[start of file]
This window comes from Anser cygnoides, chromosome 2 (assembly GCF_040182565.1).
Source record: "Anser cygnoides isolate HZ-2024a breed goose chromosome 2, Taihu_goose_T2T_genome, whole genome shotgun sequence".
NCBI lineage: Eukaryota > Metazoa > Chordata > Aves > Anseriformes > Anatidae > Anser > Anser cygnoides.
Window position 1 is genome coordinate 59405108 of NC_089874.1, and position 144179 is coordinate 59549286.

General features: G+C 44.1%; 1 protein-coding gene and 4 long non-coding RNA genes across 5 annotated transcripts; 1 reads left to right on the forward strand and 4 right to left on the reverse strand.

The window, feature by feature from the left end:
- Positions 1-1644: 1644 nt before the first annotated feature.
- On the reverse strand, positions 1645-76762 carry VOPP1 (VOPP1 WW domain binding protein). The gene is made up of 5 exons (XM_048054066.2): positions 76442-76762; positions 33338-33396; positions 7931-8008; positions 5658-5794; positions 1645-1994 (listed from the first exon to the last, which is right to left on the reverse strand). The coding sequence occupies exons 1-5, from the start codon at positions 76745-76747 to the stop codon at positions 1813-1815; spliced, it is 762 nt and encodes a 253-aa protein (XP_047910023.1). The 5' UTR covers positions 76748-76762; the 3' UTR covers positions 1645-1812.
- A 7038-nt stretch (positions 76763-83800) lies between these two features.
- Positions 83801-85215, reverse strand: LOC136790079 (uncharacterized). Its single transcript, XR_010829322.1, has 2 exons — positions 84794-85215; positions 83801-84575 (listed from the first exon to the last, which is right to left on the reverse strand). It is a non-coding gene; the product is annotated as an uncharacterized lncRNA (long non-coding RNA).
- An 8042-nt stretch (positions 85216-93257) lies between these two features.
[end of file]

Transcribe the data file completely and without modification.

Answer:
This window comes from Anser cygnoides, chromosome 2 (assembly GCF_040182565.1).
Source record: "Anser cygnoides isolate HZ-2024a breed goose chromosome 2, Taihu_goose_T2T_genome, whole genome shotgun sequence".
NCBI lineage: Eukaryota > Metazoa > Chordata > Aves > Anseriformes > Anatidae > Anser > Anser cygnoides.
Window position 1 is genome coordinate 59405108 of NC_089874.1, and position 144179 is coordinate 59549286.

General features: G+C 44.1%; 1 protein-coding gene and 4 long non-coding RNA genes across 5 annotated transcripts; 1 reads left to right on the forward strand and 4 right to left on the reverse strand.

The window, feature by feature from the left end:
- Positions 1-1644: 1644 nt before the first annotated feature.
- On the reverse strand, positions 1645-76762 carry VOPP1 (VOPP1 WW domain binding protein). The gene is made up of 5 exons (XM_048054066.2): positions 76442-76762; positions 33338-33396; positions 7931-8008; positions 5658-5794; positions 1645-1994 (listed from the first exon to the last, which is right to left on the reverse strand). The coding sequence occupies exons 1-5, from the start codon at positions 76745-76747 to the stop codon at positions 1813-1815; spliced, it is 762 nt and encodes a 253-aa protein (XP_047910023.1). The 5' UTR covers positions 76748-76762; the 3' UTR covers positions 1645-1812.
- A 7038-nt stretch (positions 76763-83800) lies between these two features.
- Positions 83801-85215, reverse strand: LOC136790079 (uncharacterized). Its single transcript, XR_010829322.1, has 2 exons — positions 84794-85215; positions 83801-84575 (listed from the first exon to the last, which is right to left on the reverse strand). It is a non-coding gene; the product is annotated as an uncharacterized lncRNA (long non-coding RNA).
- An 8042-nt stretch (positions 85216-93257) lies between these two features.